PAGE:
Six members still on table, ECPI move delayed

Six member SMSFs

Six member SMSFs are still on the table for the government, which has reduced the time in which they can be introduced once legislation is passed.

The federal government has indicated it remains supportive of moves to introduce a six-member rule for SMSFs, despite not having any legislation to enable that change currently before parliament.

Assistant Treasurer Michael Sukkar announced the government had revised the start dates for two superannuation measures relating to the increase of members within an SMSF or small Australian Prudential Regulation Authority (APRA) fund and the treatment of assets when calculating exempt current pension income (ECPI).

Under previous proposals put forward by the government, the maximum number of allowable members in an SMSF or small APRA fund would increase from four to six.

The idea was first presented as part of the 2018 federal budget, but was dropped from a Treasury Laws Amendment Bill in April 2019, and in January this year the ATO ended preparations for its introduction as legislation had not been reintroduced into parliament after the May 2019 federal election.

Despite this, Sukkar said the start date for the measure has been moved from 1 July 2019 to the date of royal assent of the enabling legislation.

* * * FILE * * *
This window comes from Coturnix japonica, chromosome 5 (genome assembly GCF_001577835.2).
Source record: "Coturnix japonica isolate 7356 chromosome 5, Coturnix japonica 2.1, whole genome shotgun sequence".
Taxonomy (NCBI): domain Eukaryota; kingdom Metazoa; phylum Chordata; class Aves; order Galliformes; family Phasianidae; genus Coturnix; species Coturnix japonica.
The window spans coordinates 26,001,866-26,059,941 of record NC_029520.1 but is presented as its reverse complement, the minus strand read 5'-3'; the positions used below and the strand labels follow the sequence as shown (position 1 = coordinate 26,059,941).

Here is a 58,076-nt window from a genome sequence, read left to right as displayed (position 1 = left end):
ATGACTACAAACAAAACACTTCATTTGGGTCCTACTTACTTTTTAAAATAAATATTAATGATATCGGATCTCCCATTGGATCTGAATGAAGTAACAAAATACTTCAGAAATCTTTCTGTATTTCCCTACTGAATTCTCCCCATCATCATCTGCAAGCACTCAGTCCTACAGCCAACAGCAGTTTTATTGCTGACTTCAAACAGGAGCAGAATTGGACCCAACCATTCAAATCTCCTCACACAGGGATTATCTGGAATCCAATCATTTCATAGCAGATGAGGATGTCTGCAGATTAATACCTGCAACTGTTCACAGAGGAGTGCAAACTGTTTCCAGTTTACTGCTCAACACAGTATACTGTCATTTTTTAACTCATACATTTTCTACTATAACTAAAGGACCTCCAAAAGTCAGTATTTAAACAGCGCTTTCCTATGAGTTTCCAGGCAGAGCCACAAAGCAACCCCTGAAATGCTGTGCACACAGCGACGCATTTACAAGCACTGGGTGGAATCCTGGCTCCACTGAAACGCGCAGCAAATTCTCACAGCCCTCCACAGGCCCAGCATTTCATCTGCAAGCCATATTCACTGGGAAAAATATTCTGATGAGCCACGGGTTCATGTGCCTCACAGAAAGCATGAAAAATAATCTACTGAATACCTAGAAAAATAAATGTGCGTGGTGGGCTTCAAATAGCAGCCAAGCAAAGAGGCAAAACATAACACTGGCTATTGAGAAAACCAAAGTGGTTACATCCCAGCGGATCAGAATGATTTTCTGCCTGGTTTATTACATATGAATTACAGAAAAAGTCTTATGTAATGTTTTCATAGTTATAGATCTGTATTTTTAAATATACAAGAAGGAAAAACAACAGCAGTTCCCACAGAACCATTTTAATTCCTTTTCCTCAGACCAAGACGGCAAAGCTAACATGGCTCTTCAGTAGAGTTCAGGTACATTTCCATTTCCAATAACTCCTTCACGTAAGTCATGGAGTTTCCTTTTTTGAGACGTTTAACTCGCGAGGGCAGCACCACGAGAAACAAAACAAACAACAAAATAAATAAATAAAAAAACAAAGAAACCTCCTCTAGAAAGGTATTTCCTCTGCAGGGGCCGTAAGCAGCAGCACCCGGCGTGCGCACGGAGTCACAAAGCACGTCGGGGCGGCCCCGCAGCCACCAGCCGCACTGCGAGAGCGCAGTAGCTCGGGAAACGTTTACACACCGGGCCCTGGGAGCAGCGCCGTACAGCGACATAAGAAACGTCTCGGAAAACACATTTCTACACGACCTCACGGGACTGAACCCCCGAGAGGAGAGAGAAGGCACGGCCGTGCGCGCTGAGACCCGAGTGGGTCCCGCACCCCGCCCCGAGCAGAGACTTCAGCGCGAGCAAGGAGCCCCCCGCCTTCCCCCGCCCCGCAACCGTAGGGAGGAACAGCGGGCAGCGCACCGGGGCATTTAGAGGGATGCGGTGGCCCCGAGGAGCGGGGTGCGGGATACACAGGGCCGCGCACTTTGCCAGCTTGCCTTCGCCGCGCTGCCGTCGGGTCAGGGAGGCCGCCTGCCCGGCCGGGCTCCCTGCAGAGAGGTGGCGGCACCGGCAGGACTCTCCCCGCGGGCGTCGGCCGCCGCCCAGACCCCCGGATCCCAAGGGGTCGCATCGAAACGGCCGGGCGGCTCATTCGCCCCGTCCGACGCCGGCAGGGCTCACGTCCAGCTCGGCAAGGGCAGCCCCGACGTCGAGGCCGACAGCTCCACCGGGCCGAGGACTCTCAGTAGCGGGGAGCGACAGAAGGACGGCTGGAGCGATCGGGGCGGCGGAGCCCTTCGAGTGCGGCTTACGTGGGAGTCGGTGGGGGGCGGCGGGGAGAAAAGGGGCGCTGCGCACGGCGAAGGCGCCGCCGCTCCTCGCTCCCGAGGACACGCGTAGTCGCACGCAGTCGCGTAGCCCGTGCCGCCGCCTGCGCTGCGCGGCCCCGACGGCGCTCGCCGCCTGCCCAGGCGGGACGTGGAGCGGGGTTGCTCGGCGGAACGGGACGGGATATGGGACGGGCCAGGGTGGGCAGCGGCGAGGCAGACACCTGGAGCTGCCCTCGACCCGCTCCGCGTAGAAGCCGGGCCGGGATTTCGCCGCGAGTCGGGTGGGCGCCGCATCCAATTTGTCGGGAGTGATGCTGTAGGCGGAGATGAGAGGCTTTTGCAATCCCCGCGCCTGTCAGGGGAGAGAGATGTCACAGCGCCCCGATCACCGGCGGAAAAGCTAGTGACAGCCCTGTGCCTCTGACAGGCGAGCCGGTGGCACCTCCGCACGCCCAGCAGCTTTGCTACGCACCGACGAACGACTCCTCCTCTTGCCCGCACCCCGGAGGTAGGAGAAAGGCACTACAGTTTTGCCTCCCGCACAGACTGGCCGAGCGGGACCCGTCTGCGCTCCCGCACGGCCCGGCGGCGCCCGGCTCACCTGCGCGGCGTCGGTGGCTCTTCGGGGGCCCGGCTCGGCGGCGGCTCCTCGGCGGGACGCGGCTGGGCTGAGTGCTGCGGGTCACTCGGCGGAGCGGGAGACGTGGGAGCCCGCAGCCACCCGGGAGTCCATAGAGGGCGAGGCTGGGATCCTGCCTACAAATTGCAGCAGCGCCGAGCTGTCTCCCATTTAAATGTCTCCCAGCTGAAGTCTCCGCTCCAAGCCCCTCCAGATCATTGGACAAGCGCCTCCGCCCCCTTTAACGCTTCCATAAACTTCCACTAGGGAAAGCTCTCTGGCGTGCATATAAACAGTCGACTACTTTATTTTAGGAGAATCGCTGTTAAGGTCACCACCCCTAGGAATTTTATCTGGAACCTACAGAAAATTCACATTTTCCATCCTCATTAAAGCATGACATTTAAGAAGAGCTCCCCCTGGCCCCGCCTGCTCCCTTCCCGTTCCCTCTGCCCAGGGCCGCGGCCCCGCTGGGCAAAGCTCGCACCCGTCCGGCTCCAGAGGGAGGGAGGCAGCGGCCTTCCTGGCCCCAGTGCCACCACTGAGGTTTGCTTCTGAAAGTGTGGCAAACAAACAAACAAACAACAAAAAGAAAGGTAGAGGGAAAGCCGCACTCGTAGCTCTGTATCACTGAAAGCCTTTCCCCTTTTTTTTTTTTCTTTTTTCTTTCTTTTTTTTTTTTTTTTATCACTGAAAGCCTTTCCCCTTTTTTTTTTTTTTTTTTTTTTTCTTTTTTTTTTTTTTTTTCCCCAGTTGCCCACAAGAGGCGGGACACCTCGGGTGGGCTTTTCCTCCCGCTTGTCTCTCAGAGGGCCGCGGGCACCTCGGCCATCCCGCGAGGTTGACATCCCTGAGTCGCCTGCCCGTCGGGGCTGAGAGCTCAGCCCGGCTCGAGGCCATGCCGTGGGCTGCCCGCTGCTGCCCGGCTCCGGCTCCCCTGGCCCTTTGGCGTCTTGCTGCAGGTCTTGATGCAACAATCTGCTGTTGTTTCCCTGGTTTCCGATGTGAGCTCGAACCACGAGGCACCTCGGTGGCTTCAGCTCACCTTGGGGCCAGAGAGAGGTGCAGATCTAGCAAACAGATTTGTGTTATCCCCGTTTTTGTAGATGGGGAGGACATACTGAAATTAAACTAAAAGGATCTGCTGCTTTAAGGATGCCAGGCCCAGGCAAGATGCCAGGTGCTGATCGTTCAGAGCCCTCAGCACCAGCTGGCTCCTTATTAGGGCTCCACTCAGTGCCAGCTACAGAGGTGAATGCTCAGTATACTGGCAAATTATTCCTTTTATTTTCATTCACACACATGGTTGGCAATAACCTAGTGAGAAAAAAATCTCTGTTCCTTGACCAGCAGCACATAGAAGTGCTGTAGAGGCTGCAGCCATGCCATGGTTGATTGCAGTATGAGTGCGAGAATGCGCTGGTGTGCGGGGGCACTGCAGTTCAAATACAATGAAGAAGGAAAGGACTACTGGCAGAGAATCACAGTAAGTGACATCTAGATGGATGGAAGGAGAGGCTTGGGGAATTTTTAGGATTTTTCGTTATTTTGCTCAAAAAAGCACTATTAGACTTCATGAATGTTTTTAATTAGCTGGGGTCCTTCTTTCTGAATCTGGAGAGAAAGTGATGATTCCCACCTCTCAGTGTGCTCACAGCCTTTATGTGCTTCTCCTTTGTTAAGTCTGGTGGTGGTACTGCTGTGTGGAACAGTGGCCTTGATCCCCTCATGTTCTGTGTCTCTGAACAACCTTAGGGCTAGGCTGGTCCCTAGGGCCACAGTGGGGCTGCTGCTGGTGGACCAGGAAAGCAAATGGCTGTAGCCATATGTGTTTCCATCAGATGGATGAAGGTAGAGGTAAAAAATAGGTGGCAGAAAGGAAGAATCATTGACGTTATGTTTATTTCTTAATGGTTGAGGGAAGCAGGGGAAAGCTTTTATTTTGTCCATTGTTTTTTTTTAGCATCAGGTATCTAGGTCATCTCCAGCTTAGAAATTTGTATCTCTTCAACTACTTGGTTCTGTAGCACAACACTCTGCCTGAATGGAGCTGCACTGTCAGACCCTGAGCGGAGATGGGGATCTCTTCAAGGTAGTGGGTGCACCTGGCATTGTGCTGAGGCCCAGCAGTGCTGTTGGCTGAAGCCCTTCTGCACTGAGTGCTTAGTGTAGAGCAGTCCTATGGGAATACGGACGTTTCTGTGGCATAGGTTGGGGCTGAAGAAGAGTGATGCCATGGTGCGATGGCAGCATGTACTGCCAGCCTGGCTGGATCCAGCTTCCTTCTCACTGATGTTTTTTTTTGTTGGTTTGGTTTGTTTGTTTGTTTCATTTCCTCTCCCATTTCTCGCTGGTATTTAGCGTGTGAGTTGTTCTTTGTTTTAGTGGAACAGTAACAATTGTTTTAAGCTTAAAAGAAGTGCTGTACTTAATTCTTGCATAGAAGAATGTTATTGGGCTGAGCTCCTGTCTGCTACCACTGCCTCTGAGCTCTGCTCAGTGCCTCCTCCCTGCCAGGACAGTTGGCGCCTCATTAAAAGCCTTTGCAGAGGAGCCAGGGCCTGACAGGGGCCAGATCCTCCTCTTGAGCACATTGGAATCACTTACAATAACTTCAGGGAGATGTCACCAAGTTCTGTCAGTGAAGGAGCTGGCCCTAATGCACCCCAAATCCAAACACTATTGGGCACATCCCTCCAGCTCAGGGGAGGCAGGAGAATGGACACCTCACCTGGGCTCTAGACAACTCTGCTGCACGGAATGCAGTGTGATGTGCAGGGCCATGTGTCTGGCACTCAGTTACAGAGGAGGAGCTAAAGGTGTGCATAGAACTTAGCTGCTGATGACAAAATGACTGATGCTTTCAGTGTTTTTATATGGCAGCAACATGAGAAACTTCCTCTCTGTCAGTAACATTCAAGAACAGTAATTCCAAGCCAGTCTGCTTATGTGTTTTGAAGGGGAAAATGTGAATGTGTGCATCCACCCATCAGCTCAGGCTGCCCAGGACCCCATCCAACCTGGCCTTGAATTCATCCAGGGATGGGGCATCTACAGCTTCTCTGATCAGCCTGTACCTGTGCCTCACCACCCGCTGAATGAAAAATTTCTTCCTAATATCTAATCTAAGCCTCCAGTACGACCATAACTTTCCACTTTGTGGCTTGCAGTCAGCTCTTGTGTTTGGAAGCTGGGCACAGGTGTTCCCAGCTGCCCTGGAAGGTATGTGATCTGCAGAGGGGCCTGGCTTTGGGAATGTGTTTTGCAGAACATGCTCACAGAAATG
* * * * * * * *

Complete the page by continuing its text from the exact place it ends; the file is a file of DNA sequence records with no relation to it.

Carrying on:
While the government has not indicated when it might introduce legislation, Assistant Minister for Superannuation, Financial Services and Financial Technology Jane Hume said at the SMSF Association National Conference in February that introducing the change remains a policy of the government.

Sukkar also said the government had pushed out the date for changes related to the treatment of assets when calculating ECPI. These changes were due to take effect from 1 July 2020, but now have a revised start date of 1 July 2021.

The two measures, which were introduced as part of the 2019 budget, would allow trustees to choose how to segregate an asset for tax purposes, and  would amend disregarded small fund assets rules inside taxation law so that funds solely in retirement phase do not require an actuary’s certificate to claim ECPI.

Sukkar said the revised start dates “provide clarity and certainty for taxpayers and superannuation fund managers”.

“These revisions are a result of the reprioritisation of government resources and the shortened parliamentary sitting period in 2020 due to the COVID-19 crisis,” he added.

On a related note, Hume also reminded SMSF members that regulations that allow people aged 65 and 66 to make voluntary concessional and non-concessional contributions without meeting the work test and that allow people up to age 75 to receive spouse contributions were now in effect.

These changes were announced as part of the 2019 budget and apply from 1 July 2020, while another proposed change to allow people aged 65 and 66 to make up to three years of non-concessional contributions under the bring-forward rule remains before parliament as part of legislation that has yet to pass.

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